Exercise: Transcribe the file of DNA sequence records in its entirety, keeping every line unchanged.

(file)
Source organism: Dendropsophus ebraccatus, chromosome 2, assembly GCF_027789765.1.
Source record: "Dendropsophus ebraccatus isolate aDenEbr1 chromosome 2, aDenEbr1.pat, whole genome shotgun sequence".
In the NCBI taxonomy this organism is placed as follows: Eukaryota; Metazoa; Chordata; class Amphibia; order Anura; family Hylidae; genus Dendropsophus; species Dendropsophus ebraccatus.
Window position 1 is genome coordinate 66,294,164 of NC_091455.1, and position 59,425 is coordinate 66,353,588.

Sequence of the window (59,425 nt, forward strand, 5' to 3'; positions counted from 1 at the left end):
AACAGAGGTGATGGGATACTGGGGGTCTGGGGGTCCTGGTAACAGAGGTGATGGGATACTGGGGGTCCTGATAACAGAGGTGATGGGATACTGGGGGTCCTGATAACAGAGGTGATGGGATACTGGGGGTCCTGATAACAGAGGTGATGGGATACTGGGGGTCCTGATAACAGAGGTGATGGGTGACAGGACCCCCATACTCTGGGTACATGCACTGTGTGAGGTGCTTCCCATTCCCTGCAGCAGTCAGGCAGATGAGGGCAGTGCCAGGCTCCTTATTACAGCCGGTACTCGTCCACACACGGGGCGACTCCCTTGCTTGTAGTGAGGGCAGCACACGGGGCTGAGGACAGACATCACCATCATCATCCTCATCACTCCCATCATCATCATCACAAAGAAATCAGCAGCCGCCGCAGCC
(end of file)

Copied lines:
Source organism: Dendropsophus ebraccatus, chromosome 2, assembly GCF_027789765.1.
Source record: "Dendropsophus ebraccatus isolate aDenEbr1 chromosome 2, aDenEbr1.pat, whole genome shotgun sequence".
In the NCBI taxonomy this organism is placed as follows: Eukaryota; Metazoa; Chordata; class Amphibia; order Anura; family Hylidae; genus Dendropsophus; species Dendropsophus ebraccatus.
Window position 1 is genome coordinate 66,294,164 of NC_091455.1, and position 59,425 is coordinate 66,353,588.

Sequence of the window (59,425 nt, forward strand, 5' to 3'; positions counted from 1 at the left end):
AACAGAGGTGATGGGATACTGGGGGTCTGGGGGTCCTGGTAACAGAGGTGATGGGATACTGGGGGTCCTGATAACAGAGGTGATGGGATACTGGGGGTCCTGATAACAGAGGTGATGGGATACTGGGGGTCCTGATAACAGAGGTGATGGGATACTGGGGGTCCTGATAACAGAGGTGATGGGTGACAGGACCCCCATACTCTGGGTACATGCACTGTGTGAGGTGCTTCCCATTCCCTGCAGCAGTCAGGCAGATGAGGGCAGTGCCAGGCTCCTTATTACAGCCGGTACTCGTCCACACACGGGGCGACTCCCTTGCTTGTAGTGAGGGCAGCACACGGGGCTGAGGACAGACATCACCATCATCATCCTCATCACTCCCATCATCATCATCACAAAGAAATCAGCAGCCGCCGCAGCC